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Improving Your Character(s)!

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Photo by David Iskander on Unsplash

It is difficult in these days of movies and tv series not to associate actors with the fictional people they portray.

Or is it the other way around?

An honest actor will tell you that if the writing is good then they just say the lines. Which is them being very generous. Their art is a truly skilful one.

But, if the lines of their characters are true to their part within the story, then they may ‘play’ the role rather than having to ‘invent’ the role.

I’ve been concentrating on character within my own stories a lot more recently.

I tend write and reveal character through dialogue. Which, for me, is fine; mostly due to the fact that these characters have been hanging out with me and following me around, talking non-stop to me.

I’ve started to think much more about how much I am actually revealing about these characters. I think I might not be doing as good a job as I think.

One of the articles I came across whilst deliberating this issue offered ‘five ways to improving your characters’.

In my notebook, I neglected to write down where the article was from . . . but when I track it down again, I will attribute it properly so you can check the whole thing out.

Until then I offer you the notes I made.

  1. Get in touch with your character on a personal level – If you were describing having met this person to a friend of yours, what would you tell them? Your reader probably should know that much too.
  2. Understand their backstory deeply – You probably will not tell this story in your novel/script but all of the things that have happened to them up to this point, will effect their decision making within your story.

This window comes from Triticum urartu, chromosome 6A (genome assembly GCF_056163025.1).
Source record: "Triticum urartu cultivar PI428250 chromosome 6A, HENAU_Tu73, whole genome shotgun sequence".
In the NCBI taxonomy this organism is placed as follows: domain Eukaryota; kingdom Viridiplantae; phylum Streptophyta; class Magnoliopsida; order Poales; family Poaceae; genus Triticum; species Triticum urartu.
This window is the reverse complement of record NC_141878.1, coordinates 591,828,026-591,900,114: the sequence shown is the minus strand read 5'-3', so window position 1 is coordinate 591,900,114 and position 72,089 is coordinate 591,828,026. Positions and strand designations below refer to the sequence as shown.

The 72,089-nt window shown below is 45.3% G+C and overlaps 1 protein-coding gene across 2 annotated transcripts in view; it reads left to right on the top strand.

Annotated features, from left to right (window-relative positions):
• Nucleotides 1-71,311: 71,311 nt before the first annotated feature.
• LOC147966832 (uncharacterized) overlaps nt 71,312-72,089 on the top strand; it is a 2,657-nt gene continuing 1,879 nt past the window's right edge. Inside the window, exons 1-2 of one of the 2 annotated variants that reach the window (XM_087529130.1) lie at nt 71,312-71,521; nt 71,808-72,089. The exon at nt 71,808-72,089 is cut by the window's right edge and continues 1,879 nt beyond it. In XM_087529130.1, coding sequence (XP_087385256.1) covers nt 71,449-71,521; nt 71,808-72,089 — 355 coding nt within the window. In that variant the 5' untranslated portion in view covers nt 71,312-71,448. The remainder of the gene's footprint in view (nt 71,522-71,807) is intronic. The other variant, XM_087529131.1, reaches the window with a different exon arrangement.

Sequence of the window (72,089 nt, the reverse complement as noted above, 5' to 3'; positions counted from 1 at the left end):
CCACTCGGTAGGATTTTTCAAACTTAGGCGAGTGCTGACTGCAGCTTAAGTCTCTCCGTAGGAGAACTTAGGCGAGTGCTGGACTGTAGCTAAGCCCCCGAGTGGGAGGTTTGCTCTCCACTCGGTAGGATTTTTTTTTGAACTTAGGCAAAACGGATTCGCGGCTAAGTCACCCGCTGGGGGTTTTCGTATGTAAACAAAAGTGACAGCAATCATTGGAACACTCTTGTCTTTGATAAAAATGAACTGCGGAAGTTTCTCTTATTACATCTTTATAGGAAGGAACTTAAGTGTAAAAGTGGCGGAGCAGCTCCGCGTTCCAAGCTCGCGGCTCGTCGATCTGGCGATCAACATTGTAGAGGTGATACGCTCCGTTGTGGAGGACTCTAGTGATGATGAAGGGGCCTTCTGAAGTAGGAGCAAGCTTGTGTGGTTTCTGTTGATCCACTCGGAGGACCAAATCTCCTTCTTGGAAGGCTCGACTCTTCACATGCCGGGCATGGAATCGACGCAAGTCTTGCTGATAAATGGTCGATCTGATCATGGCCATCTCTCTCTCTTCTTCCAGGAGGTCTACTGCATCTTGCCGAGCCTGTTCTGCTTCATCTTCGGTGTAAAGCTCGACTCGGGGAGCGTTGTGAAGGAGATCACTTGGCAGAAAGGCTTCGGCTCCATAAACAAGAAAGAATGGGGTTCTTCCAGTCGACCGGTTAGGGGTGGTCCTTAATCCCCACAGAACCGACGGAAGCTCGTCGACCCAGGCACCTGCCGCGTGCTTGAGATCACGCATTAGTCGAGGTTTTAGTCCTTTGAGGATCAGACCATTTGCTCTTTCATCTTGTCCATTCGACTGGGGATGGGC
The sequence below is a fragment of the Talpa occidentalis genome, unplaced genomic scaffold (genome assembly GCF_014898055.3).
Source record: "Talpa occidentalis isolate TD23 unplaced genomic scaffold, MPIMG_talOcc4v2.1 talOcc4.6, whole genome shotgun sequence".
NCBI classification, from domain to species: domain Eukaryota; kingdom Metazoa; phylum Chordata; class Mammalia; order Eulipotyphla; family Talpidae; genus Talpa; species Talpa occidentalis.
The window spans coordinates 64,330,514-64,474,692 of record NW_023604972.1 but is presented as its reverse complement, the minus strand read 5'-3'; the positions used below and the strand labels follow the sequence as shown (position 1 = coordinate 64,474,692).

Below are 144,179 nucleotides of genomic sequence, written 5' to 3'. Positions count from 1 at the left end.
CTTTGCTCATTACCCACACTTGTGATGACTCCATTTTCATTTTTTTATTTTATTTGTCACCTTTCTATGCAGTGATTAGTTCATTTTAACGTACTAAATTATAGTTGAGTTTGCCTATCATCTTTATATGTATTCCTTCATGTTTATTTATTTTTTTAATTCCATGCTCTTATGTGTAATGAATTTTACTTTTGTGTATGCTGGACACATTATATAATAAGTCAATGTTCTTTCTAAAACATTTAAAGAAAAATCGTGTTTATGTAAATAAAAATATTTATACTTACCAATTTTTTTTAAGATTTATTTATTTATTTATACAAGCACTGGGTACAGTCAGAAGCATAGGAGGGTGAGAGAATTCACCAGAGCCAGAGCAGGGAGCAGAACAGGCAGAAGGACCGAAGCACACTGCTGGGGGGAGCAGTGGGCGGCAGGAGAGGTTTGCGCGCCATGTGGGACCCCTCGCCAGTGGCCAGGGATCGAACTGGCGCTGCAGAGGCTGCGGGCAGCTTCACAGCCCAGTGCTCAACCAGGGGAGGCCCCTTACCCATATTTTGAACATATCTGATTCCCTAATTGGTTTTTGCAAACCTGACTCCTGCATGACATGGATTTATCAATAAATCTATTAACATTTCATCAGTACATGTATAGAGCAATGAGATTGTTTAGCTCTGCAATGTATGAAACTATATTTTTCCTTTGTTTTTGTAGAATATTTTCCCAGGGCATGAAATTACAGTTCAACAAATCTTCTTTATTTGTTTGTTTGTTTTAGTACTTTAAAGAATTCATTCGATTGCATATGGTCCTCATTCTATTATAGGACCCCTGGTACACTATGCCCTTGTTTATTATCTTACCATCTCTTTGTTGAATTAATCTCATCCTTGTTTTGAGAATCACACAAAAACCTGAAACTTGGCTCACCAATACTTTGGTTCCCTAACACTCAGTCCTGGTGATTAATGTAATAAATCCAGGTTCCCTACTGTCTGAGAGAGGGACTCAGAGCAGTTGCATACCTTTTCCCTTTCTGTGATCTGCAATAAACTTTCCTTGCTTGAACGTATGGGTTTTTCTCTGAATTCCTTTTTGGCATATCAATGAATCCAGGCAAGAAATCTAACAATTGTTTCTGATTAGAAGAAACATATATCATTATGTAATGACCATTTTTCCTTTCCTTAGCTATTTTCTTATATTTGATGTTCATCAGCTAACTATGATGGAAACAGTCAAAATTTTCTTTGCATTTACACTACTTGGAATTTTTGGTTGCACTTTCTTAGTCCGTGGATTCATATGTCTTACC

3. Drive your story with your characters – Plot is obviously important, but how your main characters get to that end point, might be different if you let them find their way there, rather than driving them there yourself.
  4. Study how character change impacts plot – Back to school! – pick up those books/articles, listen/watch those interviews with your favourite authors. Keep learning your craft!
  5. Be persistent – Unless you want your characters to give up, don’t you give up learning and understanding them, so together you build the best story you can.

One of my favourite movies is Lethal Weapon and the introduction to the characters of Riggs and Murtaugh is one of the best there is.

We discover that Riggs has nothing left to live for and wants to die. We discover that Murtaugh has a family he wants to live for and worries that he might die if he isn’t careful.

The tension between these two characters and their motivations are what we watch. The plot line almost becomes something that  just moves them from one place to another.

We see them rubbing the edges off each other.

They will only survive to the end of the story by doing it together. Murtaugh has to take chances and Riggs has to have something to live for.

Just writing those last couple of paragraphs reminds me I need to keep going back to point 4!

Let me know how your characters are going and what you have done to improve them.

By Herbie

Writer, Christian, Husband and Father.

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